Starting your own business is a truly exciting life decision, allowing you to pick your own gigs and do things your way. On the other hand, failure to get familiar with the small business taxes you’ll need to pay can have major consequences when the taxman cometh.
To help you get a better idea what you’re expected to pay as a freelancer, contractor, or small business owner, here’s a quickfire explanation of the main small business taxes.
Check out our separate article if you’re looking for the current tax rates, thresholds, and allowances.
What is Corporation Tax?
Corporation Tax is applied to limited company profits after employees’ salaries and other business expenses have been paid, but before dividends are withdrawn.
Sole traders don’t need to pay Corporation Tax.
How and when do you pay Corporation Tax?
UK-based limited companies are required to submit an online form to HMRC annually called a CT600. This contains details of your company’s income, minus any tax allowances and expenses.
Corporation Tax is due up to nine months and one day after your trading year end. You have the option to pay at any time during this period, but we highly recommend getting this out of the way as soon as possible to avoid fines.
What is Income Tax?
Income Tax is paid on certain income you personally receive. Income Tax is not payable on asset sales, such as buy-to-let properties – this would be taxed under Capital Gains.
How and when do you pay Income Tax?
If you’re a limited company director and draw a salary above the personal allowance, Income Tax will be taken at source through your company’s PAYE scheme. Any Dividends you take from the company are taxed through your annual Self Assessment, which has to be completed by all company directors.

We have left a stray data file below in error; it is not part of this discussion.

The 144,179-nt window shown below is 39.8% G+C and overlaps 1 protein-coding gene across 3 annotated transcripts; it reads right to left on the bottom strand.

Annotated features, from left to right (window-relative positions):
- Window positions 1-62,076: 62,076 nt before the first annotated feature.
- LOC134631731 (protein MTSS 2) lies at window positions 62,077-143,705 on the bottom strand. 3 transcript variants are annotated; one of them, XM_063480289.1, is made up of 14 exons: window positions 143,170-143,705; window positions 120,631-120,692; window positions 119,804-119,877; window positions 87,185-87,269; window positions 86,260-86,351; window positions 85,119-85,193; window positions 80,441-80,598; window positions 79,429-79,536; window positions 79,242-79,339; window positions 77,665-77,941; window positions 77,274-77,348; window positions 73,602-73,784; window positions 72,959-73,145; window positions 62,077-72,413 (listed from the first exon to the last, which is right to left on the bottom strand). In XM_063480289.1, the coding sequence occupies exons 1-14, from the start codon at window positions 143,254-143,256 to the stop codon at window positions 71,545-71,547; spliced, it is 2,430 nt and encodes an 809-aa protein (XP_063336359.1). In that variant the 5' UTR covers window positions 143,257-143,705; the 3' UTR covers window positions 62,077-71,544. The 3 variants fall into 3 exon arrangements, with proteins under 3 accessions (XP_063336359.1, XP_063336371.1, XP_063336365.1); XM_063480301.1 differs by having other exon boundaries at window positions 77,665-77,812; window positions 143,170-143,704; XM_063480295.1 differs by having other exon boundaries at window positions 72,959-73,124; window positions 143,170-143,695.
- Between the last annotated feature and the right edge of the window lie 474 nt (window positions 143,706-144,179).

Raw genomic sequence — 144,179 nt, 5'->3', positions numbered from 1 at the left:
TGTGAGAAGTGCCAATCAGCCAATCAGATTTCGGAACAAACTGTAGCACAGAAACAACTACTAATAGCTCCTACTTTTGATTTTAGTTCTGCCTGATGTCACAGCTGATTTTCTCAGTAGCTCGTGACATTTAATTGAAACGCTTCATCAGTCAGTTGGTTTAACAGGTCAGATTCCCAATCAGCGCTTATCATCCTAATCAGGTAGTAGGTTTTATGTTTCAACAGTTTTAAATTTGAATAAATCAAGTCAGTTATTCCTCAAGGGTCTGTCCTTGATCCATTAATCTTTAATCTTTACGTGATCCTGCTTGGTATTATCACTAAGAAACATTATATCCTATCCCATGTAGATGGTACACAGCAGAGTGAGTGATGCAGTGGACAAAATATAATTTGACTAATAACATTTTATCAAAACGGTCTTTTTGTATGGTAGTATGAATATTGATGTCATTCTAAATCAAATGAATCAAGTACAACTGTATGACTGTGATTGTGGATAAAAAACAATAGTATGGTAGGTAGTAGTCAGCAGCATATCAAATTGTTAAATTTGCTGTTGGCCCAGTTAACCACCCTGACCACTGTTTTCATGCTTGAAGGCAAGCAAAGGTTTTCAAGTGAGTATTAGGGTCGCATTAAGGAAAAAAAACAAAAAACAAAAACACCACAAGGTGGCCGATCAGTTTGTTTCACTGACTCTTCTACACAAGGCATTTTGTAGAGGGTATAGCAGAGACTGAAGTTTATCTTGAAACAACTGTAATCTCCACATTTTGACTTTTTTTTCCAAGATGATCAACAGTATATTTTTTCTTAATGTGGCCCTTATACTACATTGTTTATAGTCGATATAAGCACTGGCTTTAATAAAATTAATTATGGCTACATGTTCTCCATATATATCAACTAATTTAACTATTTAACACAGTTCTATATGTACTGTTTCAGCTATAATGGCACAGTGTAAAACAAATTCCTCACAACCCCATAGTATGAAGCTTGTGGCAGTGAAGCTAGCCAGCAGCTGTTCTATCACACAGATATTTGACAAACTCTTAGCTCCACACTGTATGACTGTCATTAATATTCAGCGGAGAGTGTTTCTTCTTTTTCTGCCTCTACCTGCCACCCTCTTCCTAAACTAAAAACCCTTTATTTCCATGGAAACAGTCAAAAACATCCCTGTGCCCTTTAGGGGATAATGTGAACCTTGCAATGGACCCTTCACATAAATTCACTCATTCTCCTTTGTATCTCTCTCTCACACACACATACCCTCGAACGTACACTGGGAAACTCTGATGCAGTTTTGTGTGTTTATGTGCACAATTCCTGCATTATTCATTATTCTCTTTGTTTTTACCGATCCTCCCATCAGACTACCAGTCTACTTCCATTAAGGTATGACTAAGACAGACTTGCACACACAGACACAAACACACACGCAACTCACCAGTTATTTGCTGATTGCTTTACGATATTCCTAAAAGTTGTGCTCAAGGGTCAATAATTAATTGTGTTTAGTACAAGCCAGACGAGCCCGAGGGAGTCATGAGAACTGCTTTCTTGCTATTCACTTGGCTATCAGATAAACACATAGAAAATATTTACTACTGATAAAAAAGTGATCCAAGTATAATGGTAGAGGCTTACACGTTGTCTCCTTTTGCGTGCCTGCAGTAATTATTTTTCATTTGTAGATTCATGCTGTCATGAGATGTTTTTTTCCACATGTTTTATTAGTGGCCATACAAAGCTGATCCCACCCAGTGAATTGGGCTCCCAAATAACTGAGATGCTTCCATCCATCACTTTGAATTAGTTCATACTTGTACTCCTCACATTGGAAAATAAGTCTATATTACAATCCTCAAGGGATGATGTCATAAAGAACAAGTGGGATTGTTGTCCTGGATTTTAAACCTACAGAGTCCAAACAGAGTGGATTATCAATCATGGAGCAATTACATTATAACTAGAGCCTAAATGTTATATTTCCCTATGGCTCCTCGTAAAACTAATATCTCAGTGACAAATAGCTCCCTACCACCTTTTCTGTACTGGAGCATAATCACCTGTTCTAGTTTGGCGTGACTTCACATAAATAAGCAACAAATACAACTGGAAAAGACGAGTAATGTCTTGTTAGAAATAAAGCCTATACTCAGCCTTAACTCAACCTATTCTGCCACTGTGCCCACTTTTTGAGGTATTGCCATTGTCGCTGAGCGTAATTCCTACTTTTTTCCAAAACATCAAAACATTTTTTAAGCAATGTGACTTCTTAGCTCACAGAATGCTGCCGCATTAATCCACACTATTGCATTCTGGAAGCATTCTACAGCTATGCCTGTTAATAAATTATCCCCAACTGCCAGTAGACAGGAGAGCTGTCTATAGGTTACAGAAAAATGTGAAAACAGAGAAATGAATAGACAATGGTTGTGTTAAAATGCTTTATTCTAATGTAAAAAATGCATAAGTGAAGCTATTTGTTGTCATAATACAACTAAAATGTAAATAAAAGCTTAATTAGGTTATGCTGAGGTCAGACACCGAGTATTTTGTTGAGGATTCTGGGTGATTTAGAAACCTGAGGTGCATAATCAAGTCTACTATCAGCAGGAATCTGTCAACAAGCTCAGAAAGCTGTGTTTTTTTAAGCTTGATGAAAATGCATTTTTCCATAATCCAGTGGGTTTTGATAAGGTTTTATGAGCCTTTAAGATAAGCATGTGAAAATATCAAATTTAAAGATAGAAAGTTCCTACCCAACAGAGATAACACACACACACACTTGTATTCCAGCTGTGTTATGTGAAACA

For sole traders, Income Tax is paid on all profits on your annual Self Assessment tax return.
The amount you owe should be paid to HMRC before 31st January every year.
What is National Insurance?
National Insurance contributions build up your state pension entitlement and help pay for public services. You’re only required to pay National Insurance if you are over 16 and are making a profit equal to or above the current primary threshold.
How and when do I pay National Insurance?
As with Income Tax, if you’re a limited company director your National Insurance contributions will be taken via PAYE.
National Insurance for sole traders is calculated in the annual Self Assessment and paid to HMRC before 31st January every year. You can read our article “self-employed National Insurance explained” for further details.
What is VAT?
Value Added Tax (VAT) is a sum added to the price of most goods and services. VAT-registered companies must charge VAT to customers, but also have the benefit of being able to reclaim any VAT that they have paid on business expenses.
Companies are not automatically registered for VAT and don’t need to register unless their annual turnover exceeds the current threshold. We’ve written a short article explaining VAT registration, the types of VAT schemes that may apply and when you might consider registering for VAT even if you are below the threshold.
How and when do I pay VAT?
VAT is paid quarterly from the date of your registration. The money owed must be submitted and paid online within 37 days of the end of the relevant quarter.
If you’re registered for VAT, you must submit a return even if you have no VAT to pay or reclaim.
What is the VAT Flat Rate Scheme?
If your business has a turnover below £150,000, it might be beneficial to register for HMRC’s VAT Flat Rate scheme. This simplifies VAT reporting for small businesses, meaning there is no need to record VAT for individual purchases and sales.
Doing this can often also result in an increase in take-home pay, as you can still charge the basic rate of VAT but only pay HMRC a flat percentage rate (based on your trading activity).
What are business rates?
If you run your business from a non-domestic property (e.g. an office, shop or factory), you’ll likely have to pay business rates.
How and when do I pay business rates?
You’ll be sent a business rates bill in either February or March each year for the tax year that starts the following April. Details of how to pay will be included on the bill, and you can opt pay in 12 monthly installments.
Help at hand
Still confused about small business taxes? We don’t think a helping hand should cost an arm and a leg, so you can download all our expert guides for free.